Time to close prisons for migrants

Alphia Abdikeeva, CIDH Pro Igual

Fyodor Dostoyevsky said, “The degree of civilisation in a society can be judged by entering its prisons.” Spanish Detention Centres for Foreigners, “Centros de Internamiento de Estranjeros” (CIEs), are prisons for people whose principal crime is being born in a wrong country. Conditions in many of those places are so precarious that even the police, an institution usually on the side of the authorities in such matters, has called for their closure.

Amended Law on Foreigners 2/2009 envisions detention for up to 60 days for individuals found to be in the country illegally. That, for people who for the most part have no criminal history, their only offence being not having documents. The CIE inmates usually have no access to legal counsel. Often, they do not have  means even to make or receive a phone call (due to “high costs” for the system), and are effectively kept incommunicado. Some do not know if they see their families, or will be deported straight away. Needless to say they are not advised of their right to ask for asylum, to which according to NGO estimates more than 1 in 4 may be entitled, see: http://www.cear.es/informes/Informe-CEAR-situacion-CIE.pdf .

Human rights NGOs, visiting the detention centres in Madrid, Malaga and Valencia, reported that CIE inmates were routinely subjected to racial harassment and even physical abuse. Guards allegedly tried to intimidate them and make an example of their situation to deter other illegal migrants, see: http://www.antifeixistes.org/3469_tortures-immigrants-valEncia-comissio-dajuda-refugiat-cear-destapa-abusos-contra-estrangers-reclosos-centres-dinternament.htm. Pushing, hitting, and insulting is allegedly very common. However, inmates are overwhelmingly unaware of their rights and procedures to complain about maltreatment. In some centres the guards allegedly do not wear any badges and cannot be identified by name in complaints.

Inmates of the CIE in Valencia related to CEAR – Comision Española de Ayuda al refugiado – instances of physical and psychological abuse on the part of the guards.  Thus, one guard allegedly entered, intoxicated, in the middle of the night into a cell and challenged the inmates to wrestle him, taunting and racially abusing them. When nobody moved, he started battering everybody with a police bat during approximately 10 minutes, inflicting injuries on several inmates. CIE inmates maintain that they could not get medical attention to treat or ascertain their injuries. See: http://www.levante-emv.com/comunitat-valenciana/2009/12/10/comision-refugiado-destapa-casos-torturas-centro-extranjeros-valencia/659447.html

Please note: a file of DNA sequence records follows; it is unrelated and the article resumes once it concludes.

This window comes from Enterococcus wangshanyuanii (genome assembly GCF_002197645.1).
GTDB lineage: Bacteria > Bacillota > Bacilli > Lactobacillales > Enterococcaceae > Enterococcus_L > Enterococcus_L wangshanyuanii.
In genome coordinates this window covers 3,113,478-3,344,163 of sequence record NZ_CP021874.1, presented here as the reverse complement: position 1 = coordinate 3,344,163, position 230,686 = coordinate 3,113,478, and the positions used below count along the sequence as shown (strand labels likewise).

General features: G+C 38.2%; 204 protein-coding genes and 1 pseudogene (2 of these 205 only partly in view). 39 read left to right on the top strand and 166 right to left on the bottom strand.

Even those with serious  health problems reported not getting any medical assistance or relief. CEAR estimates that 97% of detainees do not receive medical examination within the first 24 hours of arrival, as stipulated in the law. That can pose life threatening risks for persons with chronic conditions, see: http://www.cear.es/informes/Informe-CEAR-situacion-CIE.pdf .

After these events came to light, CEAR reports, inmates who talked to NGOs and whose testimonies were particularly damning, were quickly expelled from the country, and NGOs did not get another opportunity to interview them or initiate proceedings on their behalf.

Physical conditions in many detention centres are deplorable. Thus, CIE in Malaga is deemed to be in a state of complete “ruin,” lacking elementary hygiene or safety, infested with fleas, and posing health risks for those who are detained there, as well as for those working there.

Inmates in CIE in Valencia stated that because there are no toilets in the cells and no intercom through which they could request to be taken to the centre´s bathroom, they were forced to use empty water bottles. In some cases, inmates had no change of clothes and had to wear what they had on at the moment of arrest for the duration of their detention (it usually takes between 20 and 40 days to process deportation).

Despite months of advocacy by NGOs and even recommendations by state inspectors, these detention centres are still being used. Not only that, their use is about to become even more intensive, unless the Independent Police Syndicate manages to get the Circular 1/2010 of the Spanish Ministry of Interior annulled though the courts. That Circular essentially orders the police to round-up and detain “preventively” anyone who cannot on spot show the proof of his or her lawful presence in Spain (see an earlier post by CIDH ProIgual: https://centrodeinvestigacionesenderechoshumanos.wordpress.com/2010/03/05/can-a-democratic-state%c2%b4s-institution-be-responsible-for-encouraging-hate-crimes/).

Sadly, judging by conditions in various CIEs , the degree of Spanish civilisation appears to be declining rapidly.